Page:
Department of Civil Engineering,Indian Institute of Science, Bangalore

In-situ testing for subsurface exploration and soil testing


From historic times, characterization of subsurface has been playing an important role to assess the land uses nature, cause, and effect quickly and accurately for the human habitation and the living environment. The process of the estimating effects of earthquake in soil layers under earthquake loading requires understanding the properties of subsurface materials. The subsurface material characteristic is the key aspect affecting the applicability and feasibility of any project study in urban area.

The general site characterization need to provide the data related to site description, geological data, hydrogeologic data, aquifer characteristics, soil conditions and strength, risk assessment, presence and distribution of contaminants (if any). In the geotechnical engineering practice, the site characterization has to provide the detailed information about the mechanical and geometrical parameters of the subsurface, the effects of the proposed project on its environment and investigation of existing structures or lifelines below the subsurface. So that the data can be used to site selection, foundation and earthworks design, to study the effects of the earthquake. Here surface wave method and ground penetration radar has been presented with difference studies in earth science and civil engineering.

Ground Penetrating Radar for Civil/Geotechnical Engineering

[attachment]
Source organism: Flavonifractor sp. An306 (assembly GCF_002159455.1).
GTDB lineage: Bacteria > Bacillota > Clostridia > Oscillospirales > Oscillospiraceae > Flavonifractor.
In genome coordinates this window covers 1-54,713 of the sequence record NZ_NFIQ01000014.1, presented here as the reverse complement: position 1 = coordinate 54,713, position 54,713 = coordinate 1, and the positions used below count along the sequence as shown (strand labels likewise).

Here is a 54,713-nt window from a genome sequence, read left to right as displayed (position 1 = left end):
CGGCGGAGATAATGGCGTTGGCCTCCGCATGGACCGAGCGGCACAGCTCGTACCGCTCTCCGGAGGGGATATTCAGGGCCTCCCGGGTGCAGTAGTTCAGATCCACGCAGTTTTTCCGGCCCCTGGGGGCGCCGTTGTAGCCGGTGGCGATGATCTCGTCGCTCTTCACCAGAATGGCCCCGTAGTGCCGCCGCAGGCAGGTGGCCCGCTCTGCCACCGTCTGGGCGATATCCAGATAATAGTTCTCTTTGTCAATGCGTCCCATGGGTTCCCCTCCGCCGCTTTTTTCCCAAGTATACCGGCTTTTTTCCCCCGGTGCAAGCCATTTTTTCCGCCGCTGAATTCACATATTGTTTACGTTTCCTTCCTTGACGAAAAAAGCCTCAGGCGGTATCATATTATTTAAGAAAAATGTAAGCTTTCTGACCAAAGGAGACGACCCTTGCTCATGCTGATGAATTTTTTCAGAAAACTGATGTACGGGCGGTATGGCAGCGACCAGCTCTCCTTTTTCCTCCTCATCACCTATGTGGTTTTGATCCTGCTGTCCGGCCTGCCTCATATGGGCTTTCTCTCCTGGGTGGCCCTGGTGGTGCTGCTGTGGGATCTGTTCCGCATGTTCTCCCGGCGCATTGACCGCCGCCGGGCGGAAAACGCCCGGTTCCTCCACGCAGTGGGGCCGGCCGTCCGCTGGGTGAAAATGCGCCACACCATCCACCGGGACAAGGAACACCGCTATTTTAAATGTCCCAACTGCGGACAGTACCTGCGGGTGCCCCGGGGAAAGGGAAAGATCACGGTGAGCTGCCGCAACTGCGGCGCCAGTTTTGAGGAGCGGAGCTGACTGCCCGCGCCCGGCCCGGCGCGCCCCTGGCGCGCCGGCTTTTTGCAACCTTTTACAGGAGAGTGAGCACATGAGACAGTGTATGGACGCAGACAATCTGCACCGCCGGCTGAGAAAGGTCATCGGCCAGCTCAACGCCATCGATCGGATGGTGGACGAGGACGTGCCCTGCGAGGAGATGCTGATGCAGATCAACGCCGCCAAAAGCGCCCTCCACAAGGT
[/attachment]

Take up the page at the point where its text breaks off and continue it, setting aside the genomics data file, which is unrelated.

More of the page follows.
The subsurface exploration and soil investigations are important part of civil/geotechnical engineering, where most of the designs are based on these results. Many field in-situ testing are practiced to determine the properties of subsurface materials. Conventional methods of boring, standard penetration tests and cone penetration tests provide information at a particular point, but spatial variation of geotechnical material and rock depth are essential for effective design of foundation and basement floors. Modern Ground Penetrating Radar (GPR) can be effectively used to map spatial variation of soil and rock layers with its thickness.
GPR is a geophysical technique to detect and identify structures, either natural or man-made, below the ground surface. GPR is a nondestructive method that produces a continuous cross-sectional profile or record of subsurface features, without drilling, probing, or digging. GPR profiles are used for evaluating the location and depth of buried objects and to investigate the presence and continuity of natural subsurface conditions and features. GPR is a nondestructive and environmentally safe method to detect, locate and map the subsurface features. The fundamental principle of operation is the same as that used to detect aircraft overhead, but in GPR the antennas are moved over the surface rather than rotating about a fixed point.
Radar is the short form for RAdio Detection And Ranging, so it's quite clear what it is all about: detection of a target and determination of its distance from the radar antenna. In general radar systems determine not only the distance but also the direction or location of the target. Both conventional radars and GPR use the same principle of traveling and reflection of electromagnetic waves although the ways in which the waves are generated and treated are completely different. A radar pulse is emitted by the transmitter antenna is partly reflected and partly transmitted when it meets with an electrical discontinuity in the ground, that is an interface at which there are a change in electromagnetic wave impedance or in other words a change in electrical properties. If the time for the pulse to go to the reflector and get back again to the receiver antenna is measured, the location of the reflector in the ground can be decided, if the velocity of the pulse is known. It can be clearly seen from the Figure the interfaces as layers resulting in a layer in the radargram, whereas objects in the form of hyperbolas.